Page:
Today we had our first full visit with Alia.
A blonde-haired little boy snuck into the visitation room just after we arrived. He was probably 2 or 3 (?). Scott played peek-a-boo with him for a bit and he didn't want to leave. Our interpreter came in and shooed him out. She told us he was headed to the orphanage in Tschuchinsk. Since this is a hospital we don't see any of the other kids. We hear them sometimes, but we don't see them. Alia stays by herself in the visitation room during the bonding period.
She is such a sweet girl. The only sound she makes is a giggle! When we arrived, she greeted us with a smile, but seemed tired already. She does seem to have a bug - congested and a little warm. We changed her into the clothes we brought - we are asked to provide clothes and diapers during the bonding period. We also gave her a little baby wipe bath.
We showed Alia the toys we brought today - a book and a doll. She was not so interested in the doll, but the book - she was fascinated by the book. Scott read it to her, pointing at the pictures and she carefully, quietly followed his finger with her eyes. She was a little fussy, so Scott walked her back and forth until she fell asleep. He then gave her to me and she slept on my chest for about 20 minutes until a nurse brought her bottle. It was so amazing having that little being with us snoozing away.
She sucked down a pretty large bottle in no time - it looked like it was larger than 8 ounces - maybe 12? They feed the babies warm keffir, a fermented milk that is like liquid yogurt. That's it. Babies don't have solid food or even cereal until they leave the hospital.
After a burp or two, she was ready to play for a while. She sat in my lap and we read the book again. At one point, I swear she pointed just like I was. She does not sit up, but wants to very badly. If we are not holding her she wants to be vertical. She rolls over and sort of pushed up on her side today. She is a little stiff. I thought I had read that babies are often stiff because they don't get out of their cribs a lot. Is that true? We have been stretching out her arms and legs and hands whenever we get a chance.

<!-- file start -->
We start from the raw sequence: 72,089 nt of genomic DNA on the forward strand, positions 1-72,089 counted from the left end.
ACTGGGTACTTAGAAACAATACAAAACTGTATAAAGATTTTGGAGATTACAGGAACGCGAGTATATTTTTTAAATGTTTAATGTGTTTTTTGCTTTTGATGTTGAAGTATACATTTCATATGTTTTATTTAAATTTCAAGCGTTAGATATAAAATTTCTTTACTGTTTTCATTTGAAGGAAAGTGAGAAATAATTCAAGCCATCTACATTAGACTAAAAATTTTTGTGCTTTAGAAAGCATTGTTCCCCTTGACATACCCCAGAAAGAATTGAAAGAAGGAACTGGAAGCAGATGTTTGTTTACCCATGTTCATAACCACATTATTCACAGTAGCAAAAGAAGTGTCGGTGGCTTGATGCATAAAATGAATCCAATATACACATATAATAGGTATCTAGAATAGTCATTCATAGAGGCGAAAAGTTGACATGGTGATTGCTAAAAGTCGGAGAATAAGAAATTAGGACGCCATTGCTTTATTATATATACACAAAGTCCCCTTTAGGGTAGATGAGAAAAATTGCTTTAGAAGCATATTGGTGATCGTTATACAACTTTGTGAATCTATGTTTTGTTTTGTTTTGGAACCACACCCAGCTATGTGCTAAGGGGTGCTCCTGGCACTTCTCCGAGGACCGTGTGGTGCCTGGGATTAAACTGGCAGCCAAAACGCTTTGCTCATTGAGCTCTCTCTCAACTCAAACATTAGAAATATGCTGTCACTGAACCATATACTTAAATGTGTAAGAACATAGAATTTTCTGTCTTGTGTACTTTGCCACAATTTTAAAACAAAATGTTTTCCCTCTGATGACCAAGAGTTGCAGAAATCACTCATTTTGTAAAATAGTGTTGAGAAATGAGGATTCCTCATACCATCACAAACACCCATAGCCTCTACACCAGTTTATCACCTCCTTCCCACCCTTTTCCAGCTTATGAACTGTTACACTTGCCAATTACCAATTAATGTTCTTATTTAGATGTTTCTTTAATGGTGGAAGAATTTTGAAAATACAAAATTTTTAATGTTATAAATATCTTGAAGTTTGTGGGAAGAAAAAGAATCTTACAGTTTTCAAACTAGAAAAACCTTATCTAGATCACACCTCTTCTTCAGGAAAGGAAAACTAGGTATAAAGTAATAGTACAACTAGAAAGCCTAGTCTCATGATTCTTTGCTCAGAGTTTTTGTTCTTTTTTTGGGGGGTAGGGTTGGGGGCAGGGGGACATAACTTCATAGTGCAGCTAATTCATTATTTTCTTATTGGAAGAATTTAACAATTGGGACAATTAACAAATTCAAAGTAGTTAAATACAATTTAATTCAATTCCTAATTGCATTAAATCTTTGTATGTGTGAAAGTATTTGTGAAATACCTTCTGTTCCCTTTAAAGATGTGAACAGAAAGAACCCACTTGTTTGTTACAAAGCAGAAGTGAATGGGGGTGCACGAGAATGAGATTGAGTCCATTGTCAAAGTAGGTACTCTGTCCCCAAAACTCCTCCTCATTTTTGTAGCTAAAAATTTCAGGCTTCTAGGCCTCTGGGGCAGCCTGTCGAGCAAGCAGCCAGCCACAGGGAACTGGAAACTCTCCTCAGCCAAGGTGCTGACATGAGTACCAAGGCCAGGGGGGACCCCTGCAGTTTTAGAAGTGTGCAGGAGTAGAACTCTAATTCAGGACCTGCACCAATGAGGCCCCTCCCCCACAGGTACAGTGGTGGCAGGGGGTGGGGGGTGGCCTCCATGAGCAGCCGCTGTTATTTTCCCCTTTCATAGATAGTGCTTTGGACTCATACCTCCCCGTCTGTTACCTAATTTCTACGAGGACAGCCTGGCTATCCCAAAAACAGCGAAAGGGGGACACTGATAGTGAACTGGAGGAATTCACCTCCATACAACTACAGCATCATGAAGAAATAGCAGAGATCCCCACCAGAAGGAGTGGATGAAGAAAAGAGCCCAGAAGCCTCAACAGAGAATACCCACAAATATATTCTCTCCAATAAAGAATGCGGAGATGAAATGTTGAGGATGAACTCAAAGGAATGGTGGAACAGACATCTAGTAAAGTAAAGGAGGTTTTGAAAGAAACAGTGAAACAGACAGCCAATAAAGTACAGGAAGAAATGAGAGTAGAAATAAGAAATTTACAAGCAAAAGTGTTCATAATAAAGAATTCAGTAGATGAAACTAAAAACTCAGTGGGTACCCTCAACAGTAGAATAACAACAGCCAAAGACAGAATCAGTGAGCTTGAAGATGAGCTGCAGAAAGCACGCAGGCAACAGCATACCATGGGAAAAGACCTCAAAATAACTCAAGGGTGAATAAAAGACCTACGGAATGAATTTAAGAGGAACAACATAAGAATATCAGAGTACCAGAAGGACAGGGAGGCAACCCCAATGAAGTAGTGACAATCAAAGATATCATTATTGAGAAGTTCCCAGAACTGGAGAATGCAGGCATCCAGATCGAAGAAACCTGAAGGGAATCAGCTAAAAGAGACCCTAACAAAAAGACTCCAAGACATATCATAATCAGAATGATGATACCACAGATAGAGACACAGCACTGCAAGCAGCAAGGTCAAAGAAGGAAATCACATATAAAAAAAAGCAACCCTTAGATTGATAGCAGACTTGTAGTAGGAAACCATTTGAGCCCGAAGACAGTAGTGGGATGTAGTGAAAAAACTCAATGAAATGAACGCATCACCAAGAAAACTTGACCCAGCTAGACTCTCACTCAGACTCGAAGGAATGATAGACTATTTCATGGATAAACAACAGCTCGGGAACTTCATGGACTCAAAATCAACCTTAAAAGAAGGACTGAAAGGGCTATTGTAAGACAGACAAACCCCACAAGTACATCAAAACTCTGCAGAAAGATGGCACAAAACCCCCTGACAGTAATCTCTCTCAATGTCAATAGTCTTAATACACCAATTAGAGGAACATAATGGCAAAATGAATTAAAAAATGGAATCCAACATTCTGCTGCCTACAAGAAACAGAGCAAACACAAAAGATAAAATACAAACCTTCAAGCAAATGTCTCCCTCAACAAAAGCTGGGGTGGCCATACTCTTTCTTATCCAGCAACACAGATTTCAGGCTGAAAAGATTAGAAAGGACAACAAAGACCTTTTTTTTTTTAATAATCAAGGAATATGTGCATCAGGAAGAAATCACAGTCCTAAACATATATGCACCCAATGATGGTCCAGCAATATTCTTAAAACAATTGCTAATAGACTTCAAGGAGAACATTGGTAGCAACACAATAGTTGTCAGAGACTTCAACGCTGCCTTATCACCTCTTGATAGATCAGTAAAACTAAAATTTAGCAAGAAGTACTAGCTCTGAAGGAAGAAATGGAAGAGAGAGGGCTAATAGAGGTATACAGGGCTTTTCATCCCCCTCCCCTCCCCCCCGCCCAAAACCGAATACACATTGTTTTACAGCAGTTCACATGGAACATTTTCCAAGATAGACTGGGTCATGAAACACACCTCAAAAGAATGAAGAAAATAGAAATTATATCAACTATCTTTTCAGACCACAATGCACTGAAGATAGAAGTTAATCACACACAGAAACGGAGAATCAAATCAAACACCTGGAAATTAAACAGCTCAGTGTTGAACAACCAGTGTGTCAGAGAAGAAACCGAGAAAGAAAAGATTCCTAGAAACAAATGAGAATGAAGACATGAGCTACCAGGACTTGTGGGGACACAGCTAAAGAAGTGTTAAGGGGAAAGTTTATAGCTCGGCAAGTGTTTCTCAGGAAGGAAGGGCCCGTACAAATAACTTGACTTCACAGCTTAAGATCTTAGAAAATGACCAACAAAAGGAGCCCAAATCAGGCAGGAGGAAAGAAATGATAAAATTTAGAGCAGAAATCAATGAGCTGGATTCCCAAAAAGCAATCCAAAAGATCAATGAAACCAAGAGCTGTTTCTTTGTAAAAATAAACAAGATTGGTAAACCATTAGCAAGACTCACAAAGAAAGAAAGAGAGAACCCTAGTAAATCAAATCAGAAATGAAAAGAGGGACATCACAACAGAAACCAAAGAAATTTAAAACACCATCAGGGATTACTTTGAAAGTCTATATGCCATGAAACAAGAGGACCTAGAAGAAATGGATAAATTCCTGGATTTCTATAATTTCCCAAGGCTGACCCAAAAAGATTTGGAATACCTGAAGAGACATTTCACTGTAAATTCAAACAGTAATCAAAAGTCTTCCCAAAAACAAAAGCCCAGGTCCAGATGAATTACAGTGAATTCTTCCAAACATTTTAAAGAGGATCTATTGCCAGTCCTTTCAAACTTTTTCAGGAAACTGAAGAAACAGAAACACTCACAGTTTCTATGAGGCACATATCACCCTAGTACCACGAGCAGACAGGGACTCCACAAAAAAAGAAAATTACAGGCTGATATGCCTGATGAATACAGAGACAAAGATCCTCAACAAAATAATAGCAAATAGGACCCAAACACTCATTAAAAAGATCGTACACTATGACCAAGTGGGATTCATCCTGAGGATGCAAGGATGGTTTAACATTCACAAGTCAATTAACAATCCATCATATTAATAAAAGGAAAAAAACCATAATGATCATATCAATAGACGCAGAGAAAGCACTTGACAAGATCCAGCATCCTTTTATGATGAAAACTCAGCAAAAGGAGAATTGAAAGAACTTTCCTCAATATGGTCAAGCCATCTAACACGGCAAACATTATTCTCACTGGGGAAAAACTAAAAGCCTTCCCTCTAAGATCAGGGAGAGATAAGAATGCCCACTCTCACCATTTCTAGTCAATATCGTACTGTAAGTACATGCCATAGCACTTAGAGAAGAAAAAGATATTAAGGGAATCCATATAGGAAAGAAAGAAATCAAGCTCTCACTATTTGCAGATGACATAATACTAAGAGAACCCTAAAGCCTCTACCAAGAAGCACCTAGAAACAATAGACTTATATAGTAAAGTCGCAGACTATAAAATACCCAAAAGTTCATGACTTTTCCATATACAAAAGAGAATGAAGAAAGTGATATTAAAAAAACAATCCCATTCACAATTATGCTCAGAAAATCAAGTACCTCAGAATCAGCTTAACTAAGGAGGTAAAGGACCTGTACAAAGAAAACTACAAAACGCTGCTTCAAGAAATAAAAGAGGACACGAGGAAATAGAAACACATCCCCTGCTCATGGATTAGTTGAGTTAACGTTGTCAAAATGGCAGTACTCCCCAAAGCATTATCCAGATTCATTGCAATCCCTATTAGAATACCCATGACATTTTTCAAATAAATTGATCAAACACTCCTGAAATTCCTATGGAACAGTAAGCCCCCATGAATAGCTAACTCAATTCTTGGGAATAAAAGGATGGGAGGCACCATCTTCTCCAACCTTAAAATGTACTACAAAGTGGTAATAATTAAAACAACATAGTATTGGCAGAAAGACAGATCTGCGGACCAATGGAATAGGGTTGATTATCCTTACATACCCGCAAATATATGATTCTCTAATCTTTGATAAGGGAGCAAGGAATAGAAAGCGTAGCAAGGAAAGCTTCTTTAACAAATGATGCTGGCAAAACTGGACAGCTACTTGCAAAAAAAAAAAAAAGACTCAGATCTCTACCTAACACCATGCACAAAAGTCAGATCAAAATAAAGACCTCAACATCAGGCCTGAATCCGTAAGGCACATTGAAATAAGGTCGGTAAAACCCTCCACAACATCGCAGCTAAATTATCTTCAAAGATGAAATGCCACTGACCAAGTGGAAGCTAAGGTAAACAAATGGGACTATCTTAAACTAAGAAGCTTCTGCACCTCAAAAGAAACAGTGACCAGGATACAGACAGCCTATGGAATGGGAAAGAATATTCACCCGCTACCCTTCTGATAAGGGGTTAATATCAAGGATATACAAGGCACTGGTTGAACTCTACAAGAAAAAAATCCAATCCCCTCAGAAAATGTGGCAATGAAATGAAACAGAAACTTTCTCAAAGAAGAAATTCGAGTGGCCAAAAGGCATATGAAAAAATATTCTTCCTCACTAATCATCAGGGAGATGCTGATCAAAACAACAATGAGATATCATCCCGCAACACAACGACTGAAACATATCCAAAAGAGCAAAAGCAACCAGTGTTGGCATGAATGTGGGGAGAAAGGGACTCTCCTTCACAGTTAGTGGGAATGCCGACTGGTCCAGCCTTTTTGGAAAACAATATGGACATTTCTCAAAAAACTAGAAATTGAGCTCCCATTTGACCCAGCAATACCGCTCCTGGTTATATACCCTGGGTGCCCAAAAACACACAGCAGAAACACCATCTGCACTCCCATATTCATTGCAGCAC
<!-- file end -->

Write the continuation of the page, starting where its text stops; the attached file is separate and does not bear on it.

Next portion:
Scott can really get her giggling. He lifts her in the air or tickles her and she loves it. The visit was over before we knew it. We had to leave her in her crib all by herself. She started fussing when we laid her down, but we had to leave. After visits are probably the worst time of the day for me . . . between the jet lag and having to leave her . . . it's hard.
We haven't gone out on our own yet. We may walk down to the "Pick-Up" store later on to pick up a few more things (hence, the reason our interpreter calls it the "pick-up" store). We went yesterday, but I discovered I bought liquid soap instead of lotion the hard way. I am a little itchy today :). I also bought 2 bottles of shampoo instead of 1 bottle of shampoo and 1 bottle of conditioner. Grocery prices are pretty similar to the U.S. - maybe a bit cheaper. Name brand diapers seem a little more expensive, but that's about it.
And, yes, we were followed around by some store employees a bit. It didn't bother me as much as I had thought it would.
Generally, we can get the same or similar stuff as we can at home. So far, I only wish I had brought a few envelopes for sorting stuff like money and a cardigan to wear around the cottage.
The jet lag is okay. I have been getting up around 5 or 5:30 a.m. and pretty much crash in the afternoon. Today, I feel better than yesterday though. Getting up early is actually great because we can Skype with Luca right before he goes to bed.
Okay - now I am rambling. Do svidaniya!
1 year ago